Of course there is excess in the name of tourism, including the restaurant with a life-like combat ready mannequin at the front door and there are so many cheesy souvenirs for sale that I have lost count. What isn’t excessive is the remarkable sense of history in this place and what feels like a genuine determination to preserve the memory of what happened here 70 years ago. French organizers of the commemorative events say a principle goal is to make certain young people don’t forget the sacrifices made to liberate the country and hordes of French school children are visiting the important Normandy sites and often siting perfectly still for a long description of why this history is so important.

It has been a rare and special privilege to be here this week, visiting the five landing beaches, standing where Major Howard lead his men to Pegasus Bridge, imagining the great DeGaulle arriving in Bayeax and proclaiming it the provisional capital of France and, of course, walking among the more than 9,000 perfectly positioned solemn, sober and humbling white marble crosses in the American cemetery above Omaha Beach.

It was also special – and frankly a little unexpected – to discover that all these years later the Allies coming to liberate France in 1944 still lives in the villages and farms of Normandy. Along the backroads inland from Utah Beach you see dozens of small signs naming a section of road for an American GI. The French have well remembered Eisenhower with a handsome statue in Bayeax, the kind of honor that has been denied the general/president in Washington, D.C. The small resort town of Arromanches Les Bain, location of the brilliantly conceived “artifical harbor” that supplied troops in Normandy and for six months after the invasion became the busiest port in the world, has erected signs declaring “this is the Port of Winston Churchill.” Churchill conceived the far out idea to construct the harbor out of pre-cast concrete and then float it into place across the English Channel. It became one of the great innovations of the war. The town of Colleville changed its name after the war to become Colleville-Montgomery in honor of the British field marshall.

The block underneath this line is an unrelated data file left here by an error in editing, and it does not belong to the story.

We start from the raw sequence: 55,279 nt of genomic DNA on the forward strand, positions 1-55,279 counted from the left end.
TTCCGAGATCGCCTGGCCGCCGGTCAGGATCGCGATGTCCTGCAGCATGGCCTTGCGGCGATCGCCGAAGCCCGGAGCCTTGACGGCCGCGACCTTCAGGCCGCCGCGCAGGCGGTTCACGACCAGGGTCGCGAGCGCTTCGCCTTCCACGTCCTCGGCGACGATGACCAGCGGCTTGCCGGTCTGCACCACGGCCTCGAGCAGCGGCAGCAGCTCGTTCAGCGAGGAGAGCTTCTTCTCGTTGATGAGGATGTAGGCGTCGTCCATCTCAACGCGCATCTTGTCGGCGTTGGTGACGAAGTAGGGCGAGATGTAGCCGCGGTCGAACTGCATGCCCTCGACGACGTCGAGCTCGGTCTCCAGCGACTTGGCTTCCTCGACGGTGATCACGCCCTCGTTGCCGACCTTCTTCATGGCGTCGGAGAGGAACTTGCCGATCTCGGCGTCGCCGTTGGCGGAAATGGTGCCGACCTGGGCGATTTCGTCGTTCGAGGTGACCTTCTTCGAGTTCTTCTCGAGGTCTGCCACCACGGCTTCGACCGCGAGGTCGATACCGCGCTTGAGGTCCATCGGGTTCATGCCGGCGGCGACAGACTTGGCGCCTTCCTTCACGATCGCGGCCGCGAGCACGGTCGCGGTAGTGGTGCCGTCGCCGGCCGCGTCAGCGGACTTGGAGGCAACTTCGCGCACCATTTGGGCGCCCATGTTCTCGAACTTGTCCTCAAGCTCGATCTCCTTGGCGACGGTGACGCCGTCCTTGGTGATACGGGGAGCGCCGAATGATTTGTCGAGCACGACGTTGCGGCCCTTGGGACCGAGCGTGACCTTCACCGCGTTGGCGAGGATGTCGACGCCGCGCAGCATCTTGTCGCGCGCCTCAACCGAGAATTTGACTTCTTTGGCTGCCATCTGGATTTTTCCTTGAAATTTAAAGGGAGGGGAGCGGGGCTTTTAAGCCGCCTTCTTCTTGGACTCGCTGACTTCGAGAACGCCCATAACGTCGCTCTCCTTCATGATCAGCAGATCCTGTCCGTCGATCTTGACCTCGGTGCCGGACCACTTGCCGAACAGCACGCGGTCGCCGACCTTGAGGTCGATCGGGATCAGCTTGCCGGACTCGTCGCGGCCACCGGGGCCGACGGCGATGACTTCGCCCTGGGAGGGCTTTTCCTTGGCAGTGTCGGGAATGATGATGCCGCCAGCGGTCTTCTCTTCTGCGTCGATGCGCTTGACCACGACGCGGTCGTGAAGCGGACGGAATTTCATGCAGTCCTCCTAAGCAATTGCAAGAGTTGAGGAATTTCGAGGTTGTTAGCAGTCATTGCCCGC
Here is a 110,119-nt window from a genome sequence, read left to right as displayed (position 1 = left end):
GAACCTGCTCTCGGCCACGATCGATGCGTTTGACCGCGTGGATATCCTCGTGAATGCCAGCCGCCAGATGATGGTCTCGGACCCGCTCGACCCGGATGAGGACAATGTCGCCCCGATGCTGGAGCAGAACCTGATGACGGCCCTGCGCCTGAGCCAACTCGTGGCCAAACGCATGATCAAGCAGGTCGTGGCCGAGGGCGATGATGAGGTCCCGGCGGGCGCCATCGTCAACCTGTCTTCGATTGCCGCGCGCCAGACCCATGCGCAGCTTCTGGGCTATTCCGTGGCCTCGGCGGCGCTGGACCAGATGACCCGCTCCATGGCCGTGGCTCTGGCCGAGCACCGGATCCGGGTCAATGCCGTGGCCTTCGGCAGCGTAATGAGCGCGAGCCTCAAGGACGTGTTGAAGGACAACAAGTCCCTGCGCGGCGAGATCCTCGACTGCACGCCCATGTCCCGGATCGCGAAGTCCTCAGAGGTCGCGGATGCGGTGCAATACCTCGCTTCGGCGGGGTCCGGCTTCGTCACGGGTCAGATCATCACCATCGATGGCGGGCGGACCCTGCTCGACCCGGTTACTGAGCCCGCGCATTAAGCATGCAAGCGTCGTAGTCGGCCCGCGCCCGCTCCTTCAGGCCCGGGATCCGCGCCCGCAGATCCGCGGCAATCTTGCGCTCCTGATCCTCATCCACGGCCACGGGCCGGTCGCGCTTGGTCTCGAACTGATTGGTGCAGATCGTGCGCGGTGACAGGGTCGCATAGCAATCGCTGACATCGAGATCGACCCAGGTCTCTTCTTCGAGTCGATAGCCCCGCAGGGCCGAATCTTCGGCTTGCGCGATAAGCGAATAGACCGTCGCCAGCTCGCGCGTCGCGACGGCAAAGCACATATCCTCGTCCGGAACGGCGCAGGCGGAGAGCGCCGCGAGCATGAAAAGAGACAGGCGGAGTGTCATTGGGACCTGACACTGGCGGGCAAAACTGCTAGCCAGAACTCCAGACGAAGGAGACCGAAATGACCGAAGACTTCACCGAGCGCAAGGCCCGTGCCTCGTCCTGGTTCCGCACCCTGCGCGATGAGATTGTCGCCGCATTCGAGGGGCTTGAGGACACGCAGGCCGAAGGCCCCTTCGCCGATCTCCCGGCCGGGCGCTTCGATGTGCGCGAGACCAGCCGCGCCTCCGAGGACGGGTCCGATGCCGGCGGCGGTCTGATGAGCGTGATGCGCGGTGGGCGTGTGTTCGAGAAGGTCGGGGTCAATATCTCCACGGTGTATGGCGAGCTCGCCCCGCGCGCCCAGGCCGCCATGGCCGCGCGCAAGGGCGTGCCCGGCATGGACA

So, don’t buy the nonsense about the haughty French. They are remembering the incredible events in Normandy 70 years ago with style and grace and amazing hospitality. I raise a glass of Calvados to Major Howard and his glider-borne fighters and also to the French and their sense of history, while I quietly wish that our own sense of history could be quite so widespread, so obvious and so well understood.

 

If I Had a Hammer

media_5e1a5316516c4ed4913d398868313742_t607This picture – former Vice President Henry Wallace with folk singer Pete Seeger in 1948 – likely didn’t do Pete much good when he was summoned in 1952 to name names before the communist hunting House Un-American Activities Committee (HUAC). To Seeger’s eternal credit he refused to play the silly game, was held in contempt of Congress and sentenced to jail.

The New York Post – as ridiculous as a newspaper in those days as it remains today – offered the headline: “Dangerous Minstrel Nabbed Here” in a story about Pete. Seeger had a particularly American attitude about a Congressional committee asking questions about his friends and associations. It was none of their business. Only a technicality kept him from prison.

Still for 17 years at what should have been the very height of his career Pete Seeger was on the entertainment industry’s blacklist, labeled a subversive and condemned as a mushy-headed pinko who couldn’t bring himself to admit the evils of Stalin. Much the same happened to Wallace, a brilliant, decent man and an awful politician who was too liberal for the times that ushered in Joe McCarthy and destroyed or badly damaged the careers of Pete Seeger and so many others.